Although I am not pregnant now, I am anticipating friends and families confusion as to why I feel a cesarean birth would be better for me, especially those who do not fully understand the trauma experience I am drawing from to make my decision. Our society works to promote the strong, natural woman-a woman who can do it all, a woman who can pop out a baby, unmedicated, and be back at work in 6 weeks.  A woman who needs to only resort to procedures such as cesarean in times of birthing emergency.

The idea of an elective cesarean brings me great joy.  To actually have the ability to plan and execute a childbirth is exactly the kind of birthing plan that appeals to me and makes having a future child possible. I have been told that I cannot give birth naturally again, because of all of the physical damage.  In addition, regardless of the physical damage, I have had enough emotional upheaval to never feel the need to push a baby out between my legs again.  Elective Cesarean is the right choice for me, and one, thankfully, my OBGYN agrees with.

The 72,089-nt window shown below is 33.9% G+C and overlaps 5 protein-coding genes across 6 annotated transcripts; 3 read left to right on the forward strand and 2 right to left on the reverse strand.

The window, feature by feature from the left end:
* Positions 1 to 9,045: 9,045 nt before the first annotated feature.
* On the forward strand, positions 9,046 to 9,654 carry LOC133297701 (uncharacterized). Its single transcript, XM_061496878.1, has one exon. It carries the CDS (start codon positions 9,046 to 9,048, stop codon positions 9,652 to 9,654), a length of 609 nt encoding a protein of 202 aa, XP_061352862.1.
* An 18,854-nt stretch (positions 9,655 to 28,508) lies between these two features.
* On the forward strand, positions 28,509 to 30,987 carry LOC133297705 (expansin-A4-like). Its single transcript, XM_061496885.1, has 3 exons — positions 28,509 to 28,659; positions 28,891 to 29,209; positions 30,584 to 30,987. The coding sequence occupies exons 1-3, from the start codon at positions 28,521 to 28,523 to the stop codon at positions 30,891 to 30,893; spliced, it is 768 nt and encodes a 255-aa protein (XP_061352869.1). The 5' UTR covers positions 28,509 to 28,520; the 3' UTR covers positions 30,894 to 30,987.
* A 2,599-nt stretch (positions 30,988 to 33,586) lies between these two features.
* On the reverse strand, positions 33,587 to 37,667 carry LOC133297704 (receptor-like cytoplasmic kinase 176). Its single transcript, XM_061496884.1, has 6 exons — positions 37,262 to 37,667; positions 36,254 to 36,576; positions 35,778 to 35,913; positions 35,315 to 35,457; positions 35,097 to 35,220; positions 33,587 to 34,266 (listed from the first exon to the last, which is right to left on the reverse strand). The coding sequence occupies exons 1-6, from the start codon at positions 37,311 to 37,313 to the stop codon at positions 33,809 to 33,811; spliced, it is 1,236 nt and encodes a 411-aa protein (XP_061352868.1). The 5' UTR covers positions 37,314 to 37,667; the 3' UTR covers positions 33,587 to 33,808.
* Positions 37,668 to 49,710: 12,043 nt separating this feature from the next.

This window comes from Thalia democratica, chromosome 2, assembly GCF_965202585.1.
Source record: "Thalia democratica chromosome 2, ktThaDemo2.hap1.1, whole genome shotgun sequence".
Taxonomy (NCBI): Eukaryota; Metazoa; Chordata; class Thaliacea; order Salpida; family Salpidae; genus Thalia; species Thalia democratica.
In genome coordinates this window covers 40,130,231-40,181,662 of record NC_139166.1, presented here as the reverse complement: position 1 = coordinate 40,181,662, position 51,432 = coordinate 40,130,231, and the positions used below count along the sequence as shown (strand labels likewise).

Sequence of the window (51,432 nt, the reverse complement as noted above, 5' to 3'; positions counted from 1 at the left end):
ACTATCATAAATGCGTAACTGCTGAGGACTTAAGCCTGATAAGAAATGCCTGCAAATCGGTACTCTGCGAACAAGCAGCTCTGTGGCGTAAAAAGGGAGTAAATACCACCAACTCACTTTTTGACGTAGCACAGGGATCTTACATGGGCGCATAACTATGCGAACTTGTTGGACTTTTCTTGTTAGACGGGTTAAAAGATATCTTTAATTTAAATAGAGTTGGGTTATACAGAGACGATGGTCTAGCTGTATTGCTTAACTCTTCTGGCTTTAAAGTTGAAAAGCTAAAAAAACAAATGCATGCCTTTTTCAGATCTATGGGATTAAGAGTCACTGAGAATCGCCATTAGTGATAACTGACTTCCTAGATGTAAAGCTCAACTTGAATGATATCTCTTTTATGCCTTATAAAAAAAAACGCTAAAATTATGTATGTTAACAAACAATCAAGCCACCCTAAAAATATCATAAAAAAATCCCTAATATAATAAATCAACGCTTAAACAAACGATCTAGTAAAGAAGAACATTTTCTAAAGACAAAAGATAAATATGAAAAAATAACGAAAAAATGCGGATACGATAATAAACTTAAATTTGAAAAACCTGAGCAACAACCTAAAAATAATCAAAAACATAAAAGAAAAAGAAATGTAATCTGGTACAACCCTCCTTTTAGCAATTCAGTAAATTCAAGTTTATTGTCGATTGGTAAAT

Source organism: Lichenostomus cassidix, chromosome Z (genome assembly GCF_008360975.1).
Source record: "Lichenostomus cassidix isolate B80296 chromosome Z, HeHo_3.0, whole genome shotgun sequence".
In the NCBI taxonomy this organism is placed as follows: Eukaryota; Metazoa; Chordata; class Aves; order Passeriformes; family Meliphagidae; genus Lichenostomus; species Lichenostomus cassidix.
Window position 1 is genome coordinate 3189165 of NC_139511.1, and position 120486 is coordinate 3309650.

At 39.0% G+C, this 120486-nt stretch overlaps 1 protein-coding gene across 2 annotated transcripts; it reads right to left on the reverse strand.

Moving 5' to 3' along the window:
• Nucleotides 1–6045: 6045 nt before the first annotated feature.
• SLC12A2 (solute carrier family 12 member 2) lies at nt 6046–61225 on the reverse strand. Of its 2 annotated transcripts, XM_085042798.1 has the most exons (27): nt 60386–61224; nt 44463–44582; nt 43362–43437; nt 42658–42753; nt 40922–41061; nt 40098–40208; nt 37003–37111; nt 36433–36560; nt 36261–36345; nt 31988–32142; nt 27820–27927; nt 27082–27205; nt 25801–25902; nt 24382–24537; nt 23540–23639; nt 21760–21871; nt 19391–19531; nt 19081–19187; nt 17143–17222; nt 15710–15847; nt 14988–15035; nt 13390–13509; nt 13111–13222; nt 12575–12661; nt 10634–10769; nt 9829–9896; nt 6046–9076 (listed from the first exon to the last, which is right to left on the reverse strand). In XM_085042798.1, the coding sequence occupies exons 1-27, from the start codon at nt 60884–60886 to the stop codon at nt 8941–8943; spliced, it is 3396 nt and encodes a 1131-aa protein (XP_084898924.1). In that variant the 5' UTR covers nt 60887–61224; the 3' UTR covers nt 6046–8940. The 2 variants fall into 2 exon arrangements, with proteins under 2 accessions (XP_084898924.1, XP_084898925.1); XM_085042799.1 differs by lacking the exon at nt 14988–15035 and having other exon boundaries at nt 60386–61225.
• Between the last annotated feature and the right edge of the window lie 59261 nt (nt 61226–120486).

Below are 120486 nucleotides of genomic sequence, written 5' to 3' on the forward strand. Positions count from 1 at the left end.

Thanks for Reading,


Happy New Year!

Happy New Year to ALL!  As I think about this past year, I reflect where I was last New Year’s Eve.  Hoping and praying for something to feel “normal” again.  Not even knowing or imagining that something like Interstim would happen for me 8 months later.  Not realizing that my therapy (all of it) would end within the year.  It is truly amazing that a year can bring so much closure.  But, I would like to point out, it is not merely the passage of time that one needs to get over PTSD and physical problems.  It is through lots of therapy, hard work, medical interventions, and patience that one can overcome life’s obstacles.

With that perspective, I must keep in mind that my resolutions for 2012 won’t just happen.  I will need lots of hard work, and patience, to meet my goals.  Thank you, 2011, for showing me that medical interventions are amazing, therapy really works, and hard work can pay off.  Looking forward to a great and productive 2012!